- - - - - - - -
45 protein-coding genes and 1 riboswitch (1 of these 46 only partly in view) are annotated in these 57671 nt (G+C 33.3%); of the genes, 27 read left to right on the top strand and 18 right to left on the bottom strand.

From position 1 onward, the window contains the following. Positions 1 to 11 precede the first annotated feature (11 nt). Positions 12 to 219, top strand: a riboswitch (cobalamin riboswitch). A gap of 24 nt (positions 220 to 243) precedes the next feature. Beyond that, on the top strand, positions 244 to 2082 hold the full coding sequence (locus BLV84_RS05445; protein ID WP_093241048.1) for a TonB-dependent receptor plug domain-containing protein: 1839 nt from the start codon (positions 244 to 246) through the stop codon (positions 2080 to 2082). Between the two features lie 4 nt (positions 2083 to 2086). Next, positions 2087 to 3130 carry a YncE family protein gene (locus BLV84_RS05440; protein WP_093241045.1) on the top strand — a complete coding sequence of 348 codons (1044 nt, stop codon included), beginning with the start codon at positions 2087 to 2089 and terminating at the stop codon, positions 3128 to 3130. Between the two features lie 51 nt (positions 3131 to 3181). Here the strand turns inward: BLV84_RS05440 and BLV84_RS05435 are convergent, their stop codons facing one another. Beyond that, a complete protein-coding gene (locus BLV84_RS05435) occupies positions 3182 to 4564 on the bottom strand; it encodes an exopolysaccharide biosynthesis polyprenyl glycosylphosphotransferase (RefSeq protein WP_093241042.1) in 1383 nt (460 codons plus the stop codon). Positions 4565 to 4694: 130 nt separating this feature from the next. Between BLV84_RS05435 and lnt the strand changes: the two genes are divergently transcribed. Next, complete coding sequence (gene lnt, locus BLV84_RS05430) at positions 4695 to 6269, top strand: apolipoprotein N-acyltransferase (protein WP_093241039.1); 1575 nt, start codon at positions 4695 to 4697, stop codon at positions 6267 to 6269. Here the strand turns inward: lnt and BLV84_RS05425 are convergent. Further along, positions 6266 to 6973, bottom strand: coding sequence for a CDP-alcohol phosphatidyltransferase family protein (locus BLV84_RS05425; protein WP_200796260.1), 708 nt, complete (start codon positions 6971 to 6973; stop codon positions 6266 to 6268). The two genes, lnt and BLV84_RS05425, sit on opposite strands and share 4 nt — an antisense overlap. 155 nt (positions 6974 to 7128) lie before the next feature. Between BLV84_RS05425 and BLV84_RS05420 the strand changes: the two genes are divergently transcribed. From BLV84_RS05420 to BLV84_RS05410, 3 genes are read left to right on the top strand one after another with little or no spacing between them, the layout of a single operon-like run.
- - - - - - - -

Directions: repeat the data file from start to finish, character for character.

45 protein-coding genes and 1 riboswitch (1 of these 46 only partly in view) are annotated in these 57671 nt (G+C 33.3%); of the genes, 27 read left to right on the top strand and 18 right to left on the bottom strand.

From position 1 onward, the window contains the following. Positions 1 to 11 precede the first annotated feature (11 nt). Positions 12 to 219, top strand: a riboswitch (cobalamin riboswitch). A gap of 24 nt (positions 220 to 243) precedes the next feature. Beyond that, on the top strand, positions 244 to 2082 hold the full coding sequence (locus BLV84_RS05445; protein ID WP_093241048.1) for a TonB-dependent receptor plug domain-containing protein: 1839 nt from the start codon (positions 244 to 246) through the stop codon (positions 2080 to 2082). Between the two features lie 4 nt (positions 2083 to 2086). Next, positions 2087 to 3130 carry a YncE family protein gene (locus BLV84_RS05440; protein WP_093241045.1) on the top strand — a complete coding sequence of 348 codons (1044 nt, stop codon included), beginning with the start codon at positions 2087 to 2089 and terminating at the stop codon, positions 3128 to 3130. Between the two features lie 51 nt (positions 3131 to 3181). Here the strand turns inward: BLV84_RS05440 and BLV84_RS05435 are convergent, their stop codons facing one another. Beyond that, a complete protein-coding gene (locus BLV84_RS05435) occupies positions 3182 to 4564 on the bottom strand; it encodes an exopolysaccharide biosynthesis polyprenyl glycosylphosphotransferase (RefSeq protein WP_093241042.1) in 1383 nt (460 codons plus the stop codon). Positions 4565 to 4694: 130 nt separating this feature from the next. Between BLV84_RS05435 and lnt the strand changes: the two genes are divergently transcribed. Next, complete coding sequence (gene lnt, locus BLV84_RS05430) at positions 4695 to 6269, top strand: apolipoprotein N-acyltransferase (protein WP_093241039.1); 1575 nt, start codon at positions 4695 to 4697, stop codon at positions 6267 to 6269. Here the strand turns inward: lnt and BLV84_RS05425 are convergent. Further along, positions 6266 to 6973, bottom strand: coding sequence for a CDP-alcohol phosphatidyltransferase family protein (locus BLV84_RS05425; protein WP_200796260.1), 708 nt, complete (start codon positions 6971 to 6973; stop codon positions 6266 to 6268). The two genes, lnt and BLV84_RS05425, sit on opposite strands and share 4 nt — an antisense overlap. 155 nt (positions 6974 to 7128) lie before the next feature. Between BLV84_RS05425 and BLV84_RS05420 the strand changes: the two genes are divergently transcribed. From BLV84_RS05420 to BLV84_RS05410, 3 genes are read left to right on the top strand one after another with little or no spacing between them, the layout of a single operon-like run.